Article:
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Entrepreneurial Botany is the study of how new businesses are created using plant resources as well as the actual process of starting a new business. An entrepreneur is someone who has an idea and who works to create a product or service that people will buy, by building an organization to support the sales. Entrepreneurship is now a popular topic for higher secondary students, with a focus on developing ideas to create new ventures among the young people.
Vast opportunities are there for the students of Botany. In the present scenario students should acquire ability to merge skills and knowledge in a meaningful way. Converting botanical knowledge into a business idea that can be put into practice for earning a livelihood is the much-needed training for the students.
Few examples for activities of entrepreneurship are Mushroom cultivation, Single cell protein (SCP) production, Seaweed liquid fertilizer, Organic farming, Terrarium, Bonsai and Cultivation of medicinal and aromatic plants. This part of the chapter is dealt about organic farming in brief.
Organic farming is an alternative agricultural system in which plants/crops are cultivated in natural ways by using biological inputs to maintain soil fertility and ecological balance thereby minimizing pollution and wastage. Indians were organic farmers by default until the green revolution came into practice.
Use of biofertilizers is one of the important components of integrated organic farm management, as they are cost effective and renewable source of plant nutrients to supplement the chemical fertilizers for sustainable agriculture. Several microorganisms and their association with crop plants are being exploited in the production of biofertilizers. Organic farming is thus considered as the movement directed towards the philosophy of Back to Nature.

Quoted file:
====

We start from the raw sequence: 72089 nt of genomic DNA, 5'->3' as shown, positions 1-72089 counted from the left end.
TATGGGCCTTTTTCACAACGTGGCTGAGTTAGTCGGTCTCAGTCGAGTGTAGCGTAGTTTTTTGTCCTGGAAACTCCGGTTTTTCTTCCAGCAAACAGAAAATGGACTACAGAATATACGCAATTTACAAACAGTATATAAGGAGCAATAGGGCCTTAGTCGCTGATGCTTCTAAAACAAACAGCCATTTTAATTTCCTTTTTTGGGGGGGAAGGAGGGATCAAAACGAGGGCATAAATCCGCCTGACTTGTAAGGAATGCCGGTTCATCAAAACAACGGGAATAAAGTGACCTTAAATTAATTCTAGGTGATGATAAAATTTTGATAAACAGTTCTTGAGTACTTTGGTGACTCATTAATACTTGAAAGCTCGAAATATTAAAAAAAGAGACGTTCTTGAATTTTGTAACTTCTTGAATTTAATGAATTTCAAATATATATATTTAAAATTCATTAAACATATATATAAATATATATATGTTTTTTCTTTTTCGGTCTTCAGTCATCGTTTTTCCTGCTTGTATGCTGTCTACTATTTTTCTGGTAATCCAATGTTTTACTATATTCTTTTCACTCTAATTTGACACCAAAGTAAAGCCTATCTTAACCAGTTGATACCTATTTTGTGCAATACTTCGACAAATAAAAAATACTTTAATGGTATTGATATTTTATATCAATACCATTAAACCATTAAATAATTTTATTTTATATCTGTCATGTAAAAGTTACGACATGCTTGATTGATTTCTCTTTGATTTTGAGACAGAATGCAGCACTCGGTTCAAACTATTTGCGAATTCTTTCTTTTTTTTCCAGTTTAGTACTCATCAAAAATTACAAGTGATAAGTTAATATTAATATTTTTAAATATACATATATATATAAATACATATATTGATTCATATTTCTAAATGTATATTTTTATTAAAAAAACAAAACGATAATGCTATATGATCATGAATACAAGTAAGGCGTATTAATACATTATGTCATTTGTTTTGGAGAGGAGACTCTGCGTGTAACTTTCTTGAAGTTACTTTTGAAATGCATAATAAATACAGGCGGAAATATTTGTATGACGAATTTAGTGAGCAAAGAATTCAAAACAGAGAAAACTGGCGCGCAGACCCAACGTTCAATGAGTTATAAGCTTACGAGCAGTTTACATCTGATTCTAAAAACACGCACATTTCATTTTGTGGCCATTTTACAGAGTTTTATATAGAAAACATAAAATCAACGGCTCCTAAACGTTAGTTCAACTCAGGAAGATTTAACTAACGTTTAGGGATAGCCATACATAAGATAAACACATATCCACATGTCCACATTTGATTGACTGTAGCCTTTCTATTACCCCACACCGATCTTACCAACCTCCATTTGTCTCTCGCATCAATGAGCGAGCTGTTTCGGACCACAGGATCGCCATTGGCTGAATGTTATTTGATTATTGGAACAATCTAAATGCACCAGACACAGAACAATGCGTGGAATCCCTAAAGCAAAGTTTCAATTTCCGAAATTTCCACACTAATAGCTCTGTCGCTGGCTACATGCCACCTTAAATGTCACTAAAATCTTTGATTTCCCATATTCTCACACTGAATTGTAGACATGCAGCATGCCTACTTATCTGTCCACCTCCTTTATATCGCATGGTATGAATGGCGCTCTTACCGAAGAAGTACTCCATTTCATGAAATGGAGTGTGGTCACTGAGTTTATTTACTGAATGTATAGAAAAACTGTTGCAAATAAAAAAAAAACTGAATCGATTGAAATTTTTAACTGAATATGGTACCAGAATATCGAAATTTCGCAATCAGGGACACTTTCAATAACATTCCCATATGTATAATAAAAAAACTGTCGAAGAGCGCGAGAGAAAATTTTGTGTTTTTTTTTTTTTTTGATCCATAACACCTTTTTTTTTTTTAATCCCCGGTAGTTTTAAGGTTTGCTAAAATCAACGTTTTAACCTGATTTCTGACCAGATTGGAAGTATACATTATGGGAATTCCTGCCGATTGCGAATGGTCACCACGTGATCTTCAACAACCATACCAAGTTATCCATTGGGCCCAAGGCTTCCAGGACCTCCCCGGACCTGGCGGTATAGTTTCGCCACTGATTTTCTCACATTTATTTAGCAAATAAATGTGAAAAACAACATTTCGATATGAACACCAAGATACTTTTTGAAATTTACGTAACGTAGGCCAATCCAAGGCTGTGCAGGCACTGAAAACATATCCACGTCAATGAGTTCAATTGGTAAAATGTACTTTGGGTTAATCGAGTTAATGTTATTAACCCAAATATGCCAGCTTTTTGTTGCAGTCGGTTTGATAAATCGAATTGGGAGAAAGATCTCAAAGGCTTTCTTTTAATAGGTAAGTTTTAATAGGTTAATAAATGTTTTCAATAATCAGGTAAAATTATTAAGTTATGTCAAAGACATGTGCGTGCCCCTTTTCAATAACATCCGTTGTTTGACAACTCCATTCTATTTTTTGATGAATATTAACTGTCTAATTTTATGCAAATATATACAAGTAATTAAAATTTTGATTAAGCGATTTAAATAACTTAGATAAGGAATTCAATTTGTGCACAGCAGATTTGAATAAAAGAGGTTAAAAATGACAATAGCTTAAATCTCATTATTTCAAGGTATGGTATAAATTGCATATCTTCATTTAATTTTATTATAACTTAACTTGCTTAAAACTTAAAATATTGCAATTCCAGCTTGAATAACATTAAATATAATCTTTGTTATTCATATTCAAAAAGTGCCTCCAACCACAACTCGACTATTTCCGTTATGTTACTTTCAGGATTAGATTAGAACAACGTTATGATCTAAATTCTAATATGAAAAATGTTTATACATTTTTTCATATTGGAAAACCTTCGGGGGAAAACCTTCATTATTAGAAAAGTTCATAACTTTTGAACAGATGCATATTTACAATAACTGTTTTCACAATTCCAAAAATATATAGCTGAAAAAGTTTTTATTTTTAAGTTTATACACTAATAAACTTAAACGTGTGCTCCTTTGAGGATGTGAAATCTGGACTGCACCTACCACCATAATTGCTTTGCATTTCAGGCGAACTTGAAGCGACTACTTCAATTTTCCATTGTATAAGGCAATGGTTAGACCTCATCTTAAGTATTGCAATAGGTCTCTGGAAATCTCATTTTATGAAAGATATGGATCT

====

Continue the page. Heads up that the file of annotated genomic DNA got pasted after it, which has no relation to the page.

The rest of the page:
I. Organic Pesticide
Pest like aphids, spider and mites can cause serious damage to flowers, fruits, and vegetables. These creatures attack the garden in swarms, and drain the life of the crop and often invite disease in the process. Many chemical pesticides prove unsafe for human and the environment. It turns fruits and vegetables unsafe for consumption. Thankfully, there are many homemade, organic options to turn to war against pests.
II. Bio-pest repellent
Botanical pest repellent and insecticide made with the dried leaves of Azadirachta indica
Preparation of Bio-pest repellent
- Pluck leaves from the neem tree and chop the leaves fiely.
- The chopped up leaves were put in a 50-liter container and fill to half with water; put the lid on and leave it for 3 days to brew.
- Using another container, strain the mixture which has brewed for 3 days to remove the leaves, through fie mesh sieve. The fitrate can be sprayed on the plants to repel pests.
- To make sure that the pest repellent sticks to the plants, add 100 ml of cooking oil and the same amount of soap water. (The role of the soap water is to break down the oil, and the role of the oil is to make it stick to the leaves).
- The stewed leaves from the mixture can be used in the compost heap or around the base of the plants.